5 Fail-Proof Ways to Boost Mental Productivity in School

Updated: Dec 13, 2021


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Success in school is largely dependent on how productive you are. But let's be honest, becoming productive isn’t as easy as it sounds. In this world of constant push notifications, tempting distractions, and fun things to do, no one really feels a rush of motivation to study hard subjects.


That’s not all, high school students across cultures report high levels of stress due to academic demands. The survey further showed that 55% of students feel very anxious about school testing, despite preparing well for it.


If you’re reading this, you know that you need to stop procrastinating and get to work. But it’s also important to do so while keeping your mental health in check. The tactics I share in this article will teach you how to get more done in less time. But you’ll see the results only if you put the advice to action.


The 5 Fail-Proof Methods:

1. Schedule your task

2. Optimize work environment

3. The Pomodoro Technique

4. Ask Questions

5. Health is wealth


1. Schedule your task


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Sounds easy, right? Yet, most students don’t write down what they’re supposed to do. This leaves things messy, and you can easily forget that important assignment. A study by the psychology professor Dr. Gail Matthews of the Dominican University showed that you are 42% more likely to accomplish your goals if you write them down. It doesn’t matter whether you’re defining your tasks in Google Docs or a physical notepad, the point is to write down your tasks. Divide a big task into subtasks so you know exactly what you’re supposed to do when you start. For example, don’t just write “study for the Biology test.” Instead, clarify what exactly you need to study–which chapter, which sections, what questions you’ll solve, etc.


2. Optimize work environment


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Where you work affects your productivity significantly. Working in a noisy environment will become a source of distraction and not allow you to focus. Choose to study in a quiet space. If lo-fi music gets you in the zone, put some music on as you work. Keep your desk clean–a cluttered space will make you want to avoid work. And lastly, have everything you need before you start studying. This includes books, pens, a water bottle, etc. Oh, and ditch your smartphone while you study.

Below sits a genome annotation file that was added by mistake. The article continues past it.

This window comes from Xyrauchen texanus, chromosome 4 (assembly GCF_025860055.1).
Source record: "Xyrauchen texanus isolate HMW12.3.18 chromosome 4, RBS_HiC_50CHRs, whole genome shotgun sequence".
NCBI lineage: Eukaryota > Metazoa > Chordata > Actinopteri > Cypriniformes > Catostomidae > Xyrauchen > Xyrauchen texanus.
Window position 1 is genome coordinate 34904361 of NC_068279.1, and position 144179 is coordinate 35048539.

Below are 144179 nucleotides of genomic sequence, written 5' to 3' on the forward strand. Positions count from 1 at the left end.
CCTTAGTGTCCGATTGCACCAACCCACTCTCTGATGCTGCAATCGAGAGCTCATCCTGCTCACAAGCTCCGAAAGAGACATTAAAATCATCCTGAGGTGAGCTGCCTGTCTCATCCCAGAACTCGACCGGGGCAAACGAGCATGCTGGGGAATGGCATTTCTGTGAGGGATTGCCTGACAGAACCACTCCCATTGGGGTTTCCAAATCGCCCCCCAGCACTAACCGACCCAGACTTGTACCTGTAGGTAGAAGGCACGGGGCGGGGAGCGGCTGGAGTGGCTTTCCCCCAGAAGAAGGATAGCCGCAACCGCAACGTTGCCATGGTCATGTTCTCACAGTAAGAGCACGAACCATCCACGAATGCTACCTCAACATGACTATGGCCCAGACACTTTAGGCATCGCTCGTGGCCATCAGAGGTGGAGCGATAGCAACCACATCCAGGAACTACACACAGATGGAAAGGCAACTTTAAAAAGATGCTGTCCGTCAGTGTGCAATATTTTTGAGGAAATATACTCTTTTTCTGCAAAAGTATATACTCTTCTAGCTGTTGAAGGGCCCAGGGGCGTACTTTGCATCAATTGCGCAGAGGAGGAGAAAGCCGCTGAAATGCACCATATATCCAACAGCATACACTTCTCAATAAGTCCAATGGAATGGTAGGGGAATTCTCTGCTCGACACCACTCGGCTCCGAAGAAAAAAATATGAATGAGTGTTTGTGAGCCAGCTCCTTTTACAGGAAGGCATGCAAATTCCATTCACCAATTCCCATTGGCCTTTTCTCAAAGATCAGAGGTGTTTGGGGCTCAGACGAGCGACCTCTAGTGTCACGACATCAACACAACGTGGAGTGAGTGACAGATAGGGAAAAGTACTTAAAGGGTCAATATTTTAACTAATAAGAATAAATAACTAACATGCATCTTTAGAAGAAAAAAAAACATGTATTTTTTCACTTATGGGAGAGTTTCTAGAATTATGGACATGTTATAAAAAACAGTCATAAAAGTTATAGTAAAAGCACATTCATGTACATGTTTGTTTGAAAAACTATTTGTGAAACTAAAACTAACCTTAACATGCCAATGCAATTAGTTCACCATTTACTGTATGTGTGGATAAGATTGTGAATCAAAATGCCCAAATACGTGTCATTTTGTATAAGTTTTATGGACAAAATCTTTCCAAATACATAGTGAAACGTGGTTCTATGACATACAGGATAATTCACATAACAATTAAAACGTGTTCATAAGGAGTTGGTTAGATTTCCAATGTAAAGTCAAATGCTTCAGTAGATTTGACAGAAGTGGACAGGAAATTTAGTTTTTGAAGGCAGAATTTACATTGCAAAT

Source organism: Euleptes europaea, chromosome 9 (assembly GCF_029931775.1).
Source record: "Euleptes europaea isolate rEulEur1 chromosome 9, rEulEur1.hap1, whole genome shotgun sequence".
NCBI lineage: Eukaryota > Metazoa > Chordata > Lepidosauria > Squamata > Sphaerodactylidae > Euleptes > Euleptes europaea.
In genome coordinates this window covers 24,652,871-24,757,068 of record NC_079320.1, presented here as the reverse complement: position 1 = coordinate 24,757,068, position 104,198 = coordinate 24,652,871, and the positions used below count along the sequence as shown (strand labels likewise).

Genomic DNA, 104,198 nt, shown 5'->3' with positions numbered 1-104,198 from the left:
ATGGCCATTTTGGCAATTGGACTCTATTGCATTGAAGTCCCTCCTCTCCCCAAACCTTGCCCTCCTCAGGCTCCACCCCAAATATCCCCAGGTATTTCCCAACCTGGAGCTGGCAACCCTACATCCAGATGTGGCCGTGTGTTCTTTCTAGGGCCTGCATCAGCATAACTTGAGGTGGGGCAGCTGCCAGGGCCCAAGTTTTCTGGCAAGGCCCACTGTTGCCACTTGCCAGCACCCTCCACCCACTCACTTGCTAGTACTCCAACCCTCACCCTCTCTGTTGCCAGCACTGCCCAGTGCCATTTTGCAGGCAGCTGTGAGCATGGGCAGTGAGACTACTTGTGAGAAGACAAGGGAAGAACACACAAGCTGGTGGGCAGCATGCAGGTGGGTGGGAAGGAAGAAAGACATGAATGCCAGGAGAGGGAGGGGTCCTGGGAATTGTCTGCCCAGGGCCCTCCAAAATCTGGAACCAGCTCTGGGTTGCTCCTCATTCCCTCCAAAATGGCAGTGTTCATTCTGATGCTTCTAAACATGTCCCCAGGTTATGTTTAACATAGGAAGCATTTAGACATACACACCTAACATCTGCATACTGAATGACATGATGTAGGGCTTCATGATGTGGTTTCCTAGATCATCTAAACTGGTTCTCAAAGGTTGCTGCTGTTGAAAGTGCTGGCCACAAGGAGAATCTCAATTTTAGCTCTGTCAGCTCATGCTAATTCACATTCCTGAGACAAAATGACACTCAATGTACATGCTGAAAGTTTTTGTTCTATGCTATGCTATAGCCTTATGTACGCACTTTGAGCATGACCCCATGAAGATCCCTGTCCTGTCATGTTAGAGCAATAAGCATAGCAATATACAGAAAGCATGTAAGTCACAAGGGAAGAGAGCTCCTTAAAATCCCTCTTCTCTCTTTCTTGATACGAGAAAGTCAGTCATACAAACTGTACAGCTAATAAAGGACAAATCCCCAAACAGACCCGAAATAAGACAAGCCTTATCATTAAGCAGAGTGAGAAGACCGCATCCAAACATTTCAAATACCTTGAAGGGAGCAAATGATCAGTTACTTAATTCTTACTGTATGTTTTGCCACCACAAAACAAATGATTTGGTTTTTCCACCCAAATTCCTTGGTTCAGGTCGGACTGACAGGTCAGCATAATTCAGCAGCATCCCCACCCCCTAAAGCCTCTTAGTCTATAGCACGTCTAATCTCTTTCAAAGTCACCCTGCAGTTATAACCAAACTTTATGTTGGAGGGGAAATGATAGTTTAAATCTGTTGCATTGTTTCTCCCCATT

3. The Pomodoro Technique


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The idea behind the Pomodoro technique is to work for short periods and take micro-breaks in between so that you don’t exhaust yourself. So, you set a timer for 25 minutes and then take a 5-minute break. You can set a timer for however long you feel you can sustain your focus. Use the short break to stretch, deep breathe, or grab a healthy snack. Don’t use social media during the break as it can easily suck up hours. There are tons of free apps available based on this technique, you can download any of them.


4. Ask Questions


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This one simple tip will save you so much time. Whether it’s a tough math problem or a physics concept you don’t understand, get help. Know that your teachers will be more than willing to help you with a topic. If you can’t ask your teacher, ask a friend or search for the explanation on YouTube. Research shows that simple repetition – rote learning – is ineffective if used alone. However, practicing retrieval through recalling information and creating concept maps promotes meaningful learning.


5. Health is wealth


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Never negate long term health effects for short term goals. While your brain is just 2% of your body weight, it accounts for 20% of your total energy requirements. Your brain won’t work at its 100% if your body isn’t healthy. Have you tried studying while sick? How well were you able to concentrate? It probably felt impossible. Taking care of your health goes a long way in boosting productivity. Drink water more than coffee, eat a balanced diet instead of packaged snacks, get enough sleep, and exercise at least 3 days a week. Do meditation daily, even if only for 5 minutes. Evidence suggests that adopting a mindfulness practice reduces stress and anxiety in students, even if practiced only once per week.